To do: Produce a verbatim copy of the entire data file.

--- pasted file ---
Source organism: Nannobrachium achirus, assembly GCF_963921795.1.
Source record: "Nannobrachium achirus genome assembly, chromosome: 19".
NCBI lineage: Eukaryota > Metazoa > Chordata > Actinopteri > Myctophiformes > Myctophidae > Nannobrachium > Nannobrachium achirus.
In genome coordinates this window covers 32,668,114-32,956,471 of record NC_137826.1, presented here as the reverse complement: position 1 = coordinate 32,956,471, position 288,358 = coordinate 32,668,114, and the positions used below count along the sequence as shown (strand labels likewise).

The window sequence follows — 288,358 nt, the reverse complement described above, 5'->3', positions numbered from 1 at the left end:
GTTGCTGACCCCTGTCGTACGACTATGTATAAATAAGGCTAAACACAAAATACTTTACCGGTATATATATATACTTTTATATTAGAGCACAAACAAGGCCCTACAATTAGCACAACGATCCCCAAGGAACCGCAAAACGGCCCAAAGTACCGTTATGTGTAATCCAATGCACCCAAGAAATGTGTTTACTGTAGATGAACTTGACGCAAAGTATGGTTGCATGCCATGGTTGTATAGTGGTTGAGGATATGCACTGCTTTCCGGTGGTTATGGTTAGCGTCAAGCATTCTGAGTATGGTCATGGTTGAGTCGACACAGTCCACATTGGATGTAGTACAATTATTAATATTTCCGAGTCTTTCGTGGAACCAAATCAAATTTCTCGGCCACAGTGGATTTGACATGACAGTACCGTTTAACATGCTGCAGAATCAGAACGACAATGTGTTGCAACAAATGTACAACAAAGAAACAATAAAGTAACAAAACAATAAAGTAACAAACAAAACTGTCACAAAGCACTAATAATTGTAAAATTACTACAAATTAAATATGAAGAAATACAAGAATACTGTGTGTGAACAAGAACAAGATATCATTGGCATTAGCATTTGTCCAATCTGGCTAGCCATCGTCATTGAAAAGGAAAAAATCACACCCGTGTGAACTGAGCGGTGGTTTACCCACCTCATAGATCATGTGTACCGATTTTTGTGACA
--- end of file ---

Source organism: Nannobrachium achirus, assembly GCF_963921795.1.
Source record: "Nannobrachium achirus genome assembly, chromosome: 19".
NCBI lineage: Eukaryota > Metazoa > Chordata > Actinopteri > Myctophiformes > Myctophidae > Nannobrachium > Nannobrachium achirus.
In genome coordinates this window covers 32,668,114-32,956,471 of record NC_137826.1, presented here as the reverse complement: position 1 = coordinate 32,956,471, position 288,358 = coordinate 32,668,114, and the positions used below count along the sequence as shown (strand labels likewise).

The window sequence follows — 288,358 nt, the reverse complement described above, 5'->3', positions numbered from 1 at the left end:
GTTGCTGACCCCTGTCGTACGACTATGTATAAATAAGGCTAAACACAAAATACTTTACCGGTATATATATATACTTTTATATTAGAGCACAAACAAGGCCCTACAATTAGCACAACGATCCCCAAGGAACCGCAAAACGGCCCAAAGTACCGTTATGTGTAATCCAATGCACCCAAGAAATGTGTTTACTGTAGATGAACTTGACGCAAAGTATGGTTGCATGCCATGGTTGTATAGTGGTTGAGGATATGCACTGCTTTCCGGTGGTTATGGTTAGCGTCAAGCATTCTGAGTATGGTCATGGTTGAGTCGACACAGTCCACATTGGATGTAGTACAATTATTAATATTTCCGAGTCTTTCGTGGAACCAAATCAAATTTCTCGGCCACAGTGGATTTGACATGACAGTACCGTTTAACATGCTGCAGAATCAGAACGACAATGTGTTGCAACAAATGTACAACAAAGAAACAATAAAGTAACAAAACAATAAAGTAACAAACAAAACTGTCACAAAGCACTAATAATTGTAAAATTACTACAAATTAAATATGAAGAAATACAAGAATACTGTGTGTGAACAAGAACAAGATATCATTGGCATTAGCATTTGTCCAATCTGGCTAGCCATCGTCATTGAAAAGGAAAAAATCACACCCGTGTGAACTGAGCGGTGGTTTACCCACCTCATAGATCATGTGTACCGATTTTTGTGACA